Pandemic food trends include individual servings, stylish presentations
The pandemic shook up your wedding plans, but this milestone event still can be a celebration that wows your guests. Caterers and wedding planners are re-imagining the wedding format to make your day even more special.
“The focus right now is on keeping everyone safe. It’s all about finding clever ways to make people feel safe and comfortable and enjoying the moment together,” said caterer and event planner Andrea Correale of Elegant Affairs Caterers, with New York offices in Manhattan, Long Island and the Hamptons.
What to ask your caterer
Wedding trends are gravitating more toward being socially responsible, with unique hand sanitizer stations and extra safety precautions, and away from doughnut walls and extra large wedding parties.
Be sure to discuss safety measures with your catering company, Correale said.
“Couples should ask how the catering company is managing COVID protocol, what their style of service is and what their team can comfortably and safely execute,” said Camille Ross, wedding planner and owner of Elsie Event Co. based in Austin, Texas. “They should also be asking what sanitizing standards the company is following on a daily basis along with at events.”
Ask about how many events the company has produced under current COVID-19 protocols and to walk through what the cocktail hour and reception will look like if moving forward with their team, Ross said.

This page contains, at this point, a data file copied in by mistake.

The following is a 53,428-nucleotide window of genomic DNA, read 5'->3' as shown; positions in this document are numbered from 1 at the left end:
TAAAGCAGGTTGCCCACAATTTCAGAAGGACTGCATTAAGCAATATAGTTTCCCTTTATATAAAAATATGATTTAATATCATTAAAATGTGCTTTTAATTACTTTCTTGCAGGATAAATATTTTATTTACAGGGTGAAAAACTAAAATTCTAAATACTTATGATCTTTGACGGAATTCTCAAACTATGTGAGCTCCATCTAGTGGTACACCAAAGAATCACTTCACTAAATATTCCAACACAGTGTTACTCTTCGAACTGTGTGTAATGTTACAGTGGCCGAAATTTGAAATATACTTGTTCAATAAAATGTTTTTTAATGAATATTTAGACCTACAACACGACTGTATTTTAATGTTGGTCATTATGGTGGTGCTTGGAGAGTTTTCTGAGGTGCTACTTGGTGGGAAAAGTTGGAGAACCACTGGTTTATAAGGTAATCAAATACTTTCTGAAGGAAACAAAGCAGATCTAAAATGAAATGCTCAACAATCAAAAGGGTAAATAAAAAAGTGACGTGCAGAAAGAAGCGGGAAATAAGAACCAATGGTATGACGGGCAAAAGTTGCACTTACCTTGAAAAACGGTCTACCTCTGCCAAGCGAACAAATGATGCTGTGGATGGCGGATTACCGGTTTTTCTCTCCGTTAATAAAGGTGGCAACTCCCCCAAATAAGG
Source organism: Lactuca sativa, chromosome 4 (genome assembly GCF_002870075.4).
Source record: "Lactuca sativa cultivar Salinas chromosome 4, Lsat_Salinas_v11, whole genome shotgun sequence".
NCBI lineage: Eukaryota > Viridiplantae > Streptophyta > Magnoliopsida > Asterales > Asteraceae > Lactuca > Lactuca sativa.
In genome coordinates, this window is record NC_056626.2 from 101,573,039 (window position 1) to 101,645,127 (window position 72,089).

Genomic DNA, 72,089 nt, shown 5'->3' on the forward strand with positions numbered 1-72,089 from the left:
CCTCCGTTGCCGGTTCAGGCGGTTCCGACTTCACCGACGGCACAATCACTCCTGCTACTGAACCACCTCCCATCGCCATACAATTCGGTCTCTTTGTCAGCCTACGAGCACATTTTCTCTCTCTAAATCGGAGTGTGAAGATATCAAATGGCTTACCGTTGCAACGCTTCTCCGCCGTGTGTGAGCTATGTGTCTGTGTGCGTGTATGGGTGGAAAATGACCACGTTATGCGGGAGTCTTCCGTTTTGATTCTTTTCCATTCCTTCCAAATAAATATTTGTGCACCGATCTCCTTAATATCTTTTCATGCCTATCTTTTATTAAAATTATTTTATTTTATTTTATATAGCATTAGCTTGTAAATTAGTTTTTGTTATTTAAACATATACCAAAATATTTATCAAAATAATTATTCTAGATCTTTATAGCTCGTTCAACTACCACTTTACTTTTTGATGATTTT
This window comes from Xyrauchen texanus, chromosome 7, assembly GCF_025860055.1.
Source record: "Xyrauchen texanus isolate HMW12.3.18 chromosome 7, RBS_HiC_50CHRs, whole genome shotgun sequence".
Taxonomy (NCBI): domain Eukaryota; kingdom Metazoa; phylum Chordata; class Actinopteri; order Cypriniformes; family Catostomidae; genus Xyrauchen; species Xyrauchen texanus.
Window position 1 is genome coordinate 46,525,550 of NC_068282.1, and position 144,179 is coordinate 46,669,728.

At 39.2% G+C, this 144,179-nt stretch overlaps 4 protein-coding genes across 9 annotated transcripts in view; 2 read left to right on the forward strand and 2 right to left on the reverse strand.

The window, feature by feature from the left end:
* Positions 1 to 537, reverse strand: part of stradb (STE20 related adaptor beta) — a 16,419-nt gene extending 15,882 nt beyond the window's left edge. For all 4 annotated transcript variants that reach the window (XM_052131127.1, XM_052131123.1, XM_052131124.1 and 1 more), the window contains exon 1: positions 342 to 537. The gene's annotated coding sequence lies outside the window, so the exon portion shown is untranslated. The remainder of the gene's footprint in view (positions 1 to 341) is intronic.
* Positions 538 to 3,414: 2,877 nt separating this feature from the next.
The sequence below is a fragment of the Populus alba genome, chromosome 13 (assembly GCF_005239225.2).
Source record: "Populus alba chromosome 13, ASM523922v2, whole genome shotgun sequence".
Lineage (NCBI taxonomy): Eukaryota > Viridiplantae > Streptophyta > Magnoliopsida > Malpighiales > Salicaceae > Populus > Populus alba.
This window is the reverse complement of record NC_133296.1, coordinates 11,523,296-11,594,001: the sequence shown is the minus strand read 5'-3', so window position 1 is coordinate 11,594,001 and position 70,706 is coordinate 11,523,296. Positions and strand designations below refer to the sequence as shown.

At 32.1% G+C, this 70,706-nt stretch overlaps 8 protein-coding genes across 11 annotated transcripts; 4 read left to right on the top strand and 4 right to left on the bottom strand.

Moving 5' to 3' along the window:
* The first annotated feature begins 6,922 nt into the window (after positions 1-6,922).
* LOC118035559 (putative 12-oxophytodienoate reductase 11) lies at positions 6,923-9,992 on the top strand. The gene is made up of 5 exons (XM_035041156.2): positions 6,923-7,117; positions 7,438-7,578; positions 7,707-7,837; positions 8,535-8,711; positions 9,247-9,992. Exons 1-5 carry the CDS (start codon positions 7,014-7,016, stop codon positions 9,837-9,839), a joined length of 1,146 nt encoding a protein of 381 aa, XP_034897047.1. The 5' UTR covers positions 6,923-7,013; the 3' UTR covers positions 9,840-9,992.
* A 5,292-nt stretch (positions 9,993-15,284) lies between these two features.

“The most obvious question should be to ensure that staff will be fully masked at all times, both during prep and on event day,” Ross said.
Pre-plated servings in miniature are one of the biggest trends happening.
“Even before the pandemic, we have always been firm believers that miniature versions of any item is the best thing ever,” Ross said. “Now, with added safety precautions, we can use this trend as a way to wow guests. From the most gorgeous individual cheese and charcuterie displays to individually boxed mini desserts, we have seen a sea of fabulous ideas.”
Guests are being treated to personal grazing boards as a first course to a seated dinner, which is the safest way to serve guests at this time, Ross said.
“Many clients are enhancing their entrees to include a dual protein option along with offering more elaborate desserts to finish the evening,” she said. “The late-night snack option also gets a fancy upgrade with snazzy packaging and mini offerings like chips and queso, doughnuts, pretzels and mini pizzas.”
“Family-style used to be a big deal, but it’s not on trend now,” Correale said.
Economical and efficient, buffet-style service has long been a wedding staple, but it’s been tweaked a bit. In addition to Plexiglas shields, the buffet is fully staffed with servers, Correale said.
Rather than just making the best of it, people are getting creative.
“We recently had a bride eliminate cocktail hour completely and offered her guests plated appetizers instead of the passed version,” Ross said. “The club created beautiful plating, and it added a course to the meal, enhancing the experience.”
Another client created a sweet picnic for an intimate event with boxed and branded meals for everyone.
“The catering silver linings have kept the industry creative, in all honesty,” Ross said.
—Melissa Erickson | More Content Now